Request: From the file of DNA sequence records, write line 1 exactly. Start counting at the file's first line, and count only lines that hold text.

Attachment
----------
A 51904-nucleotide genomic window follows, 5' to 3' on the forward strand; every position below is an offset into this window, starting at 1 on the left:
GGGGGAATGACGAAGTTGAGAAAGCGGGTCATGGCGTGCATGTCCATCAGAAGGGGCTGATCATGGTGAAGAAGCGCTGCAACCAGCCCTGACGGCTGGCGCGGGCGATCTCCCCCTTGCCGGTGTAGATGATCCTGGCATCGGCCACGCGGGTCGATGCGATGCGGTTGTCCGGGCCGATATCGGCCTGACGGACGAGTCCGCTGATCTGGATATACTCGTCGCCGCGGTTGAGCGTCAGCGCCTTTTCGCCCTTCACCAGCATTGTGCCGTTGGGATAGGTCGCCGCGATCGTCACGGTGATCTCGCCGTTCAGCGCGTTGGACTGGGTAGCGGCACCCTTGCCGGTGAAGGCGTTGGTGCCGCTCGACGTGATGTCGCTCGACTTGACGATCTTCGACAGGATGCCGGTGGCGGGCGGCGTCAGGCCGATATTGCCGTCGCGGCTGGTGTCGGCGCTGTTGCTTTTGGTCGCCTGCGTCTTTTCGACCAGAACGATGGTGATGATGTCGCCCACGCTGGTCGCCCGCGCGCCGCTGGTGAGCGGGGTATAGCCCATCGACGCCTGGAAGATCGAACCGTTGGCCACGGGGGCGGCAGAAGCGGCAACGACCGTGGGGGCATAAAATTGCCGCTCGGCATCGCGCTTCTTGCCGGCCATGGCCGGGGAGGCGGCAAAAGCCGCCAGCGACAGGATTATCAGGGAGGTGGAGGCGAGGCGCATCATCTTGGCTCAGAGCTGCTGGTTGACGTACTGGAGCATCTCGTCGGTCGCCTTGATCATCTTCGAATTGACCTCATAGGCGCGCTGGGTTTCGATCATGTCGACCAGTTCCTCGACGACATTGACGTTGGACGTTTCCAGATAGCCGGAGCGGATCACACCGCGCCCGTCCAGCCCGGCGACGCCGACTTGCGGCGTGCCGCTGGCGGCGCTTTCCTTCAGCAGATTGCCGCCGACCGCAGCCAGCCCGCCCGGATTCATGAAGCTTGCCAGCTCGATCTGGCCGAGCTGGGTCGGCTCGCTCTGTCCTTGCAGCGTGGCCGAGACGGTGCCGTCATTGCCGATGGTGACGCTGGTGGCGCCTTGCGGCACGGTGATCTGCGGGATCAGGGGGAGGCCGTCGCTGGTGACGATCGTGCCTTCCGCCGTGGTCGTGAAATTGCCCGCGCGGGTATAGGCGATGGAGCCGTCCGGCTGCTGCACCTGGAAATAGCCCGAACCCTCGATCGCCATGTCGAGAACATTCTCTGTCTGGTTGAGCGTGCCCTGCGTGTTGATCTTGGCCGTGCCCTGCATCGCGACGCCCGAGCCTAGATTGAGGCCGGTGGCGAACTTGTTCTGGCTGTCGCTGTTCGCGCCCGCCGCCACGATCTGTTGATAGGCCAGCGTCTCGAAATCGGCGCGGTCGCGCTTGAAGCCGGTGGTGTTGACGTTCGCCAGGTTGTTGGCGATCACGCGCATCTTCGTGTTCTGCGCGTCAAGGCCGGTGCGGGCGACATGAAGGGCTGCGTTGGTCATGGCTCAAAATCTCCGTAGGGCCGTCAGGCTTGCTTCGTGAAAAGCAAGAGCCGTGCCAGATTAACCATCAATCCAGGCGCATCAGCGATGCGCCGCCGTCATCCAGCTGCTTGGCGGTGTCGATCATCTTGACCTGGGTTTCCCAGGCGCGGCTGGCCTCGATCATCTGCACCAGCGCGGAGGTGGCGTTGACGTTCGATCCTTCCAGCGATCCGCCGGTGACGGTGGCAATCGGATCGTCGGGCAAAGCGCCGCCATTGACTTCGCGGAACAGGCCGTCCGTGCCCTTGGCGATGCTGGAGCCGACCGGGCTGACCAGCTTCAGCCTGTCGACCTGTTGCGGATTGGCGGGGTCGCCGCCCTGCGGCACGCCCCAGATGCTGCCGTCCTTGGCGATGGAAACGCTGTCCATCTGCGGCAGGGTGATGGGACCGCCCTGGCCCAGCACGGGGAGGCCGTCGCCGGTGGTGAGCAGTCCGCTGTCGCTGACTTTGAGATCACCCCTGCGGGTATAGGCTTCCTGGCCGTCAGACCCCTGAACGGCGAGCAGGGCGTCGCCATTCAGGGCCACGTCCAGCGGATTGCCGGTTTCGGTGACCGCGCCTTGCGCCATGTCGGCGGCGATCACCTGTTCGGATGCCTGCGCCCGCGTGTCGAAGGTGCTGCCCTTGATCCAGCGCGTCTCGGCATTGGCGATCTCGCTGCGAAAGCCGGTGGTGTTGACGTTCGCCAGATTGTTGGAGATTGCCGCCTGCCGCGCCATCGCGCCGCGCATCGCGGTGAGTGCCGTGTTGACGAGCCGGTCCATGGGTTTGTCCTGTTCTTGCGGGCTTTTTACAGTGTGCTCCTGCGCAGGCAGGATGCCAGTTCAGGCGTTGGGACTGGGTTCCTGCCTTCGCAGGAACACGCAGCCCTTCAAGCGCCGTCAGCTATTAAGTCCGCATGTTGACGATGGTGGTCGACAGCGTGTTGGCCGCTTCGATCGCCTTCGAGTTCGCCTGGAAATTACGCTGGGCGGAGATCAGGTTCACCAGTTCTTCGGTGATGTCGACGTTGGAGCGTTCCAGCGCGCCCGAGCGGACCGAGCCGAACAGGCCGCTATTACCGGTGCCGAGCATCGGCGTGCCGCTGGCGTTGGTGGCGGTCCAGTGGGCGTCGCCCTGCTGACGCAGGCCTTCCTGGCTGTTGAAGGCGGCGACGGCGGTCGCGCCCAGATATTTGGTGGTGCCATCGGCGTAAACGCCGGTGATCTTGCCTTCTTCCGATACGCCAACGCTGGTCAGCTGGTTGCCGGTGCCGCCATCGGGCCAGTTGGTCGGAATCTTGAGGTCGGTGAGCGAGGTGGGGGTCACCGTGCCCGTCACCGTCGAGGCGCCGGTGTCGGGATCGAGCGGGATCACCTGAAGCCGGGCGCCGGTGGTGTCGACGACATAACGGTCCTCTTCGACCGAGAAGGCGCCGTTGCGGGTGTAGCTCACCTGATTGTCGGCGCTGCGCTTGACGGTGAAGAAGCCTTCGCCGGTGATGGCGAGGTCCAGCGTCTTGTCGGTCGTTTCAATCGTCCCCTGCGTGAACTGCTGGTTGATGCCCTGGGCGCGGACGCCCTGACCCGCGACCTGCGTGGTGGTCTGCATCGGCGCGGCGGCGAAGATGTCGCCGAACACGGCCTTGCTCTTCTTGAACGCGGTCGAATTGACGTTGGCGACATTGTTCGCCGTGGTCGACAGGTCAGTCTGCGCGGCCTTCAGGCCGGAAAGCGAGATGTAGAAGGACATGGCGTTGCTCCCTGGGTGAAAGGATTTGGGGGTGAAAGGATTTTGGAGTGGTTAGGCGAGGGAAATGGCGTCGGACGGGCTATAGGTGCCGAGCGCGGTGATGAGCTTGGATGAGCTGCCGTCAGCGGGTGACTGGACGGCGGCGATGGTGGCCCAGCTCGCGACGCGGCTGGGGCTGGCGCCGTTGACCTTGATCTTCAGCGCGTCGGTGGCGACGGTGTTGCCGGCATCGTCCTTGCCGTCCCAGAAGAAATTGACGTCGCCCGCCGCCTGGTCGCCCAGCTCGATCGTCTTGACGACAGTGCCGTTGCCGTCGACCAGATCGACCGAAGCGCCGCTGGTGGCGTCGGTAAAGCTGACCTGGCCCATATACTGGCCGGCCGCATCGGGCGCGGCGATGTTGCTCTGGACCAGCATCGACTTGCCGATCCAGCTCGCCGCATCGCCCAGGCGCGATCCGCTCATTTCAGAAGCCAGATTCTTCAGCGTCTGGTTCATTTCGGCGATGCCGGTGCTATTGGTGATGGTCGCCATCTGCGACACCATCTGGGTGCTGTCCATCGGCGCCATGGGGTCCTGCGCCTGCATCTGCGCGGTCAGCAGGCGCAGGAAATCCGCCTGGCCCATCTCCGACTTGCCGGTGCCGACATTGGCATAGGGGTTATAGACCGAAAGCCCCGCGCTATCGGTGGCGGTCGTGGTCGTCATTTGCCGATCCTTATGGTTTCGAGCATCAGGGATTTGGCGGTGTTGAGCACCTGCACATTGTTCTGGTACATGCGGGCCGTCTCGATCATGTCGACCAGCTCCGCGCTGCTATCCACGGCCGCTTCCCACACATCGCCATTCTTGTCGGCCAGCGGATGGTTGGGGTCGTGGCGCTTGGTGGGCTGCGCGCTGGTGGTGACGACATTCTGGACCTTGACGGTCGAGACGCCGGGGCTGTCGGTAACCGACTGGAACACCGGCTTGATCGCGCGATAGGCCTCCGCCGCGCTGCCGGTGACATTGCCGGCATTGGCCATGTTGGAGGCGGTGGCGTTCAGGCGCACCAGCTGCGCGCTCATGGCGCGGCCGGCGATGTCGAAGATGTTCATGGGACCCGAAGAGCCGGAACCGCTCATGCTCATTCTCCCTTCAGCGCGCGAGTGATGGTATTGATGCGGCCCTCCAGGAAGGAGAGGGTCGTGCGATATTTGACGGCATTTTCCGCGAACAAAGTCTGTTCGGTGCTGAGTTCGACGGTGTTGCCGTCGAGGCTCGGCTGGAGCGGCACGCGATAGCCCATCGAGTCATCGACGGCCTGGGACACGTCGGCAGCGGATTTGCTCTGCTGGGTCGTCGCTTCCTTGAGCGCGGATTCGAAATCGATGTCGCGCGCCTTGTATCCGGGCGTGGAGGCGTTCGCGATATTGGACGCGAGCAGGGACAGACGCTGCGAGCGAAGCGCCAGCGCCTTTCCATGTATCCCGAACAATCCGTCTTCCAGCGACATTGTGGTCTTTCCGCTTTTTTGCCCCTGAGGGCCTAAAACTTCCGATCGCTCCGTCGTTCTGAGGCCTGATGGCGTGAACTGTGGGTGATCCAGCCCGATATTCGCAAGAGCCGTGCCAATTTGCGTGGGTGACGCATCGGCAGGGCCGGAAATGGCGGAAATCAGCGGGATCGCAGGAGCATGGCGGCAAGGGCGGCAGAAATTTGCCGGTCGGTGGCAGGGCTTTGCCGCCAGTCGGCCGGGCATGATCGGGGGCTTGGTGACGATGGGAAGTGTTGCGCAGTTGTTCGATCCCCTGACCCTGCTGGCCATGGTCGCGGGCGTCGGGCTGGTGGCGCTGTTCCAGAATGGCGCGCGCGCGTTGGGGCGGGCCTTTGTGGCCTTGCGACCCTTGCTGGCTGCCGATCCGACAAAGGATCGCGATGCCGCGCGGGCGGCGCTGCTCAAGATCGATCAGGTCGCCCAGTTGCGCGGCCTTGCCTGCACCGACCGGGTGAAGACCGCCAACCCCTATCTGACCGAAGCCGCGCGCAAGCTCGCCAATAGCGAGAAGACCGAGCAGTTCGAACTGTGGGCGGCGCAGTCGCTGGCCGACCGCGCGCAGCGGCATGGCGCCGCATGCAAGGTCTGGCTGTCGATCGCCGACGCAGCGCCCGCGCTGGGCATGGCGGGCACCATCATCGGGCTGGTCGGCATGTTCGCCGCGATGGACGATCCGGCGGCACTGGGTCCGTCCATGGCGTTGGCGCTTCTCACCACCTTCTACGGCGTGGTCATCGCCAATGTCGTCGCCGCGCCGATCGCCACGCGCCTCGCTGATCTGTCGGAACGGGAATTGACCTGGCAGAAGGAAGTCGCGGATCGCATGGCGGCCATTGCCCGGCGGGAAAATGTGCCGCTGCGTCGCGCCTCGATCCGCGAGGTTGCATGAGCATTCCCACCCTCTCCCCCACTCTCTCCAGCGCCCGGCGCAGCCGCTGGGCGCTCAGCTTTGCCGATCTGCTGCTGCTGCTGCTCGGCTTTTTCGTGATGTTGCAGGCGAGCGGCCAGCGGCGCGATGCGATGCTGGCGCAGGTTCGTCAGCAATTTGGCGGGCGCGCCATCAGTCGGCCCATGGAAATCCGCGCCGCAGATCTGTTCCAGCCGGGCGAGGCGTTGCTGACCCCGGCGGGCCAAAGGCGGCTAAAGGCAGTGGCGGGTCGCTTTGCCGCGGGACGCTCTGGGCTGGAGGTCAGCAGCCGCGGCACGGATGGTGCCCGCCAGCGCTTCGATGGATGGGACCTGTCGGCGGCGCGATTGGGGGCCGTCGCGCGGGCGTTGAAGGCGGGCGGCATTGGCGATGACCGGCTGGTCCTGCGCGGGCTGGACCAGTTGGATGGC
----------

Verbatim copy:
A 51904-nucleotide genomic window follows, 5' to 3' on the forward strand; every position below is an offset into this window, starting at 1 on the left: